EXEGETICAL (ORIGINAL LANGUAGES)Acts 19:37. Γάρ] justifies the expression used, προπετές, rashly, without consideration.Acts 19:37. γὰρ: “for,” i.e., they had done something rash.—τοὺς ἄνδρ. τούτους: Gaius and Aristarchus, ἱεροσύλους, “robbers of temples,” R.V., in A.V. “of churches,” the word “church” being applied as often in the Elizabethan age to pagan temples. Ramsay however renders “guilty neither in act nor in language of disrespect to our goddess,” i.e., to the established religion of our city, ἱεροσυλία = Latin, sacrilegium, and here for emphasis the speaker uses the double term οὔτε ἱεροσ. οὔτε βλασφ., “Churches, Robbers of,” Hastings’ B.D., Ramsay, and St. Paul, pp. 260, 282, 401, In 2Ma 4:42 we have the same word ἱερόσυλος, R.V., “Author of the sacrilege,” “Church-robber,” A.V., used of Lysimachus, brother of Menelaus the high priest, who perished in a riot which arose from the theft of the sacred vessels by his brother and himself (quoted by Ramsay, u. s.). Canon Gore, Ephesians, p. 41, note, however, points out that the word is used in the former sense of “robbers of temples,” in special connection with Ephesus by Strabo, xiv. 1, 22, and Pseudo-Heraclitus, Letter vii., p. 64 (Bernays); cf. Romans 2:22. The cognate noun is found in inscriptions at Ephesus, describing a crime involving the heaviest penalties, Wood, Ephesus, vi. 1, p. 14; Lightfoot, Cont. Rev., p. 294, 1878.37. For … robbers of churches] Better, robbers of temples with Rev. Ver. As the temple at Ephesus had a great treasure-chamber, the offence might not be unknown among them. All that was placed under the guardianship of the goddess would be for the time the property of the temple, to steal which would be sacrilege.
nor yet blasphemers of your goddess] The “yet” has nothing to represent it in the original, and the oldest MSS. read “our goddess.” In a popular address it is natural that such a speaker would identify himself with his fellow-citizens. We may gather from this verse that the language of St Paul and his companions had been measured when they had spoken about the special worship of Ephesus. They had inculcated the great principle that those were no gods which were made with hands and had allowed that to do its work. We find the same restraint put on himself by St Paul at Athens, though he was greatly moved to see the city wholly given to idolatry. Different conduct in either of these cities would most likely have deprived him of all chance of a hearing.Acts 19:37. Ἠγάγετε, ye have brought) hastily (raptim), into the theatre, as if to a tribunal, or to punishment.—τούτους, these men) Acts 19:29.—οὔτε, neither) i.e. they have neither by deed injured the temple, nor by word injured Diana.—οὔτε βλασφημοῦντας, nor yet blasphemers of) The apostles did not gather together many of the absurd stories out of their mythology, but set forth the truth of GOD, and in general terms the vanity of idols, Acts 19:26. They who believed, afterwards of themselves rejected false gods.Verse 37. - Temples for churches, A.V.; ,or for nor yet, A.V.; our for your, A.V. Ye have brought, etc. Ἄγειν is especially used of "bringing before a magistrate," "leading to execution," etc. (Luke 21:12; Luke 23:1; Acts 6:12; Acts 17:19; Acts 18:12; Mark 13:11). Robbers of temples; ἱερόσυλοι found only here in the New Testament. The verb ἱεροσυλεῖν occurs in Romans 2:22. Blasphemers of our goddess. If the A.V. is right, perhaps we may see in the phrase "your goddess" an indication that the town-clerk himself was more or less persuaded by St. Paul's preaching, that "they are no gods which are made with hands," and did not care to speak of Diana as his own goddess. It appears also that St. Paul had not launched out into abuse of the heathen gods in general, or Diana in particular, but had preached the more excellent way by faith in Jesus Christ, to draw them from their idols (1 Thessalonians 1:9).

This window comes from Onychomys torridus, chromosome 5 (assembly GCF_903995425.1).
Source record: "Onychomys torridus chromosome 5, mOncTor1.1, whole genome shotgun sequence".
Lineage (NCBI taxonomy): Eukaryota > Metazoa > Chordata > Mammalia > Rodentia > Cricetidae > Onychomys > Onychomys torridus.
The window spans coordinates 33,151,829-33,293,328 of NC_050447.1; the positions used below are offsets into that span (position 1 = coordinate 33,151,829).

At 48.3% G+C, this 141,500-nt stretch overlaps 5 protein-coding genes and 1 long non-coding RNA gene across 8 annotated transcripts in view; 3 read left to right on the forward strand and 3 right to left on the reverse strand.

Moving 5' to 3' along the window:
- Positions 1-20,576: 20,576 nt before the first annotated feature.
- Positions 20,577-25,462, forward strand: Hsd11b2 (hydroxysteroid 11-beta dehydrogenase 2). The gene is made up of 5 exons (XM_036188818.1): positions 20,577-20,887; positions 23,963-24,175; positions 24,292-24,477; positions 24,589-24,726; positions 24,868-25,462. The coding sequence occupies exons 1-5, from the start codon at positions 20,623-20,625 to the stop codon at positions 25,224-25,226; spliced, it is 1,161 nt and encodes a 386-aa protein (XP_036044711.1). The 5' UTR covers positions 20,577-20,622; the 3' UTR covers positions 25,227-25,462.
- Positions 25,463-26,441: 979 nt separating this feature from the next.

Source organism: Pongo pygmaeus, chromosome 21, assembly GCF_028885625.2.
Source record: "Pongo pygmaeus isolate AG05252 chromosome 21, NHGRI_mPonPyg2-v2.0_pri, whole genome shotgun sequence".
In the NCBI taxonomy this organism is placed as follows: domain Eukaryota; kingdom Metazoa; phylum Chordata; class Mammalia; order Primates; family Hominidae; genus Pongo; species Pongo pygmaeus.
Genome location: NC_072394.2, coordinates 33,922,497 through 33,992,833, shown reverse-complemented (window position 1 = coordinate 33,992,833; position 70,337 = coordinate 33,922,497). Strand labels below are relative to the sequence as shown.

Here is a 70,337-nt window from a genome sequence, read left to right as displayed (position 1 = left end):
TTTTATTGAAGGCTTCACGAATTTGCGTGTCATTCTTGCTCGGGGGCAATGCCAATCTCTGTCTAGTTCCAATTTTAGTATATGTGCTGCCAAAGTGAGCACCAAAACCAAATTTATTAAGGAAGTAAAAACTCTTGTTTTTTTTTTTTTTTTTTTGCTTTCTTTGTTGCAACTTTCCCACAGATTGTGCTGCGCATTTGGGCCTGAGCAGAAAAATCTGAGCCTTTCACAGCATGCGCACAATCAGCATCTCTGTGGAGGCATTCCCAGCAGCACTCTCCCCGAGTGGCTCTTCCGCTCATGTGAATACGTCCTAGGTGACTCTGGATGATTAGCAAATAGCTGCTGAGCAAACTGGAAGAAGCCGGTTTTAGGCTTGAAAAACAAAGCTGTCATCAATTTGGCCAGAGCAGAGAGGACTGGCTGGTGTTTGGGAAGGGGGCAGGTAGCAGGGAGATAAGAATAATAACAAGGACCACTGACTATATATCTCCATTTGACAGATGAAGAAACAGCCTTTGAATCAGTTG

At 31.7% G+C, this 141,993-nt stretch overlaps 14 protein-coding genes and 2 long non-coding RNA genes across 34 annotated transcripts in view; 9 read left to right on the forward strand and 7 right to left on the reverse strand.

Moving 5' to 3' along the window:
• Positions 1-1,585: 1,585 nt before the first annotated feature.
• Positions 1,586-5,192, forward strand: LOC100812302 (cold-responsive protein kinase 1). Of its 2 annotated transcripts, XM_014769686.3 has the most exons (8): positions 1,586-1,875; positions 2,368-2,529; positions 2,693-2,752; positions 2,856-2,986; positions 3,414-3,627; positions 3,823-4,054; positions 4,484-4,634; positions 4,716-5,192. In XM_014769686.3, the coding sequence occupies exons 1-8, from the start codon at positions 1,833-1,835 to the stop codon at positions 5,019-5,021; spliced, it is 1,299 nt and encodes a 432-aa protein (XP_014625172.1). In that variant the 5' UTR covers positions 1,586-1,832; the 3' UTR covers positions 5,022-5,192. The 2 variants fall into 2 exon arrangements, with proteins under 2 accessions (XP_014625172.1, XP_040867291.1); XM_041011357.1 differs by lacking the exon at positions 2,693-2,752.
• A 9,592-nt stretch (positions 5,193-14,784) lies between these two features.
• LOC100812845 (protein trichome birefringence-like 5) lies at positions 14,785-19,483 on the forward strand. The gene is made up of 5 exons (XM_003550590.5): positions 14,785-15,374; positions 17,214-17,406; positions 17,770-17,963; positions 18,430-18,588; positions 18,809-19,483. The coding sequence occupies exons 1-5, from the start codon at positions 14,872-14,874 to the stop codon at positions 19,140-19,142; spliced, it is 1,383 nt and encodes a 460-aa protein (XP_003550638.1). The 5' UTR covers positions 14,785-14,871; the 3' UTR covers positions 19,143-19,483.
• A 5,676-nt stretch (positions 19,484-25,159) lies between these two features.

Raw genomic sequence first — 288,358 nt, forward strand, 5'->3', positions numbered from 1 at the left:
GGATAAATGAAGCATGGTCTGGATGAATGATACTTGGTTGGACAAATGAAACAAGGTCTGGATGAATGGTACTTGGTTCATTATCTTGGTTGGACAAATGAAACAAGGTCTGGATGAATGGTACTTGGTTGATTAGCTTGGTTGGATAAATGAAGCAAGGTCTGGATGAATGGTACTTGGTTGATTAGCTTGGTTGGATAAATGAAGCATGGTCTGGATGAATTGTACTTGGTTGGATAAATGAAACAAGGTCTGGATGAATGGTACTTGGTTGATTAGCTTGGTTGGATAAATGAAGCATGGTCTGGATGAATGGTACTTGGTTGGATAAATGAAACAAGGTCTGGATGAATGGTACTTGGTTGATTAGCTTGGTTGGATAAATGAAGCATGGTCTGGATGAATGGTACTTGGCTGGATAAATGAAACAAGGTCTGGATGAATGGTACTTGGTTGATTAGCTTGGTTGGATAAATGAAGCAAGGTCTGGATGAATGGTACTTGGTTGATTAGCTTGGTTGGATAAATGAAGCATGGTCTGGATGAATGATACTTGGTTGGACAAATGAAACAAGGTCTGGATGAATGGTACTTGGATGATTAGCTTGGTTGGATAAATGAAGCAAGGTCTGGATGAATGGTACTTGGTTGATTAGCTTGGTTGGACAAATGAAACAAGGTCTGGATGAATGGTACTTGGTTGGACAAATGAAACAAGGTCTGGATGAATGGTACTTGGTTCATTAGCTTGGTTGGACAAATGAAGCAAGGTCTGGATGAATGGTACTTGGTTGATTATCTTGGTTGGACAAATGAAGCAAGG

The A. V. puts a droll anachronism into the mouth of the town-clerk of a Greek city. Render, rather, as Rev., robbers of temples.